For practical reasons, yes

If you are asking on the fundamental level, then it is interpretation dependent.

In collapse theories, like CI, answer is "YES", but nobody could ever explain why some configurations of atoms are "observers" while others are not.

In non-collapse theories, the answer is N/A :)

Why N/A? It seems to me, that the observer can be completely described either by a bit string or a qbit string. There are simply no other choices. And it should not be interpretation dependent. If the answer is "YES" in the CI it should be "YES" in the MWI as well (of course that would be different string in each 'branch').

There is a reason why it is interesting. If a bit string or a qbit string is associated with an observer, the statistical mechanics can be applied to it, thus defining entropy, temperature, etc.

To Fredrik: A second observer view (1) is not really interesting (for the reasons you've mentioned). So I'm considering (2), the observers description of himself, identity.

N/A because:
1. In non-collapse, there is no difference between the observers and any other systems. And clearly, you see that not all systems are always 'collapsed'
2. If there is no collapse, how you can ask if wavefunction is 'collapsed'?
3. I am not sure that observer can observe itself *to the full extent* - https://www.physicsforums.com/showthread.php?t=337197

Dmitry67 said:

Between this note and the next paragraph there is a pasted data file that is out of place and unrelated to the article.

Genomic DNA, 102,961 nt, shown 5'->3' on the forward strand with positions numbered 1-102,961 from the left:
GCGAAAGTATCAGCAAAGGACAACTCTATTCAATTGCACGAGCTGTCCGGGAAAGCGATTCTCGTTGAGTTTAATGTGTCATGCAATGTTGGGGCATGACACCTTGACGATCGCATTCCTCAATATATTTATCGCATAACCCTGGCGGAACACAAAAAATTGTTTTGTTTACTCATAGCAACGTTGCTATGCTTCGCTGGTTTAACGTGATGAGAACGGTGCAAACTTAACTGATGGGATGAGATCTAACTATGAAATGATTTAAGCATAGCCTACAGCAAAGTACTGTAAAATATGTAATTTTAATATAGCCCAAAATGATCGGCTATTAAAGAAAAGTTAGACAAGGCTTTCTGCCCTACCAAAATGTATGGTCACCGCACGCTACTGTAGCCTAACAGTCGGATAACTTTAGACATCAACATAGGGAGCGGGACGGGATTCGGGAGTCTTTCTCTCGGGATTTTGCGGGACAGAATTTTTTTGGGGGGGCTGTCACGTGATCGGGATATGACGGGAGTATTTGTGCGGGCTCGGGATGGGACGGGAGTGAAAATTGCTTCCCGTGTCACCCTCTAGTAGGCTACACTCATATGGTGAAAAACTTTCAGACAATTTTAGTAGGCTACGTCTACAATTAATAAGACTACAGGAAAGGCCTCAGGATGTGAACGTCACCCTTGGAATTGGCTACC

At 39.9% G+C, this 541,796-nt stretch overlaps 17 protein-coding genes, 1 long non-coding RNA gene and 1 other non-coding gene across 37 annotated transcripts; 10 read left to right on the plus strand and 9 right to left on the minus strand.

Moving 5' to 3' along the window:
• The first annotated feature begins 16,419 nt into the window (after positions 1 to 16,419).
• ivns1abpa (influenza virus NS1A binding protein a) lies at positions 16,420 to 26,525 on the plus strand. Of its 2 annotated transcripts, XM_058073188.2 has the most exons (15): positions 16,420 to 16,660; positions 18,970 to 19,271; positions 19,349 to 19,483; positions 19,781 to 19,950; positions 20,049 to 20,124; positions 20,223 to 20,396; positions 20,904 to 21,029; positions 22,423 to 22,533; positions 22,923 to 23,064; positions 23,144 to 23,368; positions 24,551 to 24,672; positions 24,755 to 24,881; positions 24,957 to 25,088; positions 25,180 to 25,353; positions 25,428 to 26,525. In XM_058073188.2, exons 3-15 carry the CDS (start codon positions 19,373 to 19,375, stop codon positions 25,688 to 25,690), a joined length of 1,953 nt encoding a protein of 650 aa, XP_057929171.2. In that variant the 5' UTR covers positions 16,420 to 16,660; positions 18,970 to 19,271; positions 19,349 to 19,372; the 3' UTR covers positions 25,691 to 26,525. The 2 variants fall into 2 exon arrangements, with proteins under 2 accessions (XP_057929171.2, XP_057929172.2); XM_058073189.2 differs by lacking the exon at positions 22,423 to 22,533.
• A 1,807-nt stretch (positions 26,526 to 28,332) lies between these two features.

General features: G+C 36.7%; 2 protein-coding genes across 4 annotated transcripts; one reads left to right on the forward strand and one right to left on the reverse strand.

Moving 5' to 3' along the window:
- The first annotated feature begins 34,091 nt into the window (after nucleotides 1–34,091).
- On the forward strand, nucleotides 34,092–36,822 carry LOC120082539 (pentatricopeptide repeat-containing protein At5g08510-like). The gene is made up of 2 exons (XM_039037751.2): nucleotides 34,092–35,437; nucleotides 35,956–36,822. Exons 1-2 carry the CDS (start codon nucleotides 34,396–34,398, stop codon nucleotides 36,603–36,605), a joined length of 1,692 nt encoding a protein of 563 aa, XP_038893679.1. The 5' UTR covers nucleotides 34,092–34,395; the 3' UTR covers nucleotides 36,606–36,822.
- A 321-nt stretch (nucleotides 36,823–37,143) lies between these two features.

N/A because:
1. In non-collapse, there is no difference between the observers and any other systems. And clearly, you see that not all systems are always 'collapsed'
2. If there is no collapse, how you can ask if wavefunction is 'collapsed'?
3. I am not sure that observer can observe itself *to the full extent* - https://www.physicsforums.com/showthread.php?t=337197

I guess it should read 'always collapsed from the point of view of the observer'. But you are right this 'wavefunction collapse' talk IS interpretation depended, so it is best to avoid it.

On the other hand it seems to me, that the requirement to use bits or qbits in the description of the observer should not depend on the interpretation.

dmtr said:
To Fredrik: A second observer view (1) is not really interesting (for the reasons you've mentioned). So I'm considering (2), the observers description of himself, identity.

dmtr said:
There is a reason why it is interesting. If a bit string or a qbit string is associated with an observer, the statistical mechanics can be applied to it, thus defining entropy, temperature, etc.

It sound like if you have an idea looking for some way of the observer to do instrinsic "statistics" and thus define a subjective entropy etc, making them subjective quantities, and thus make statistical inferences?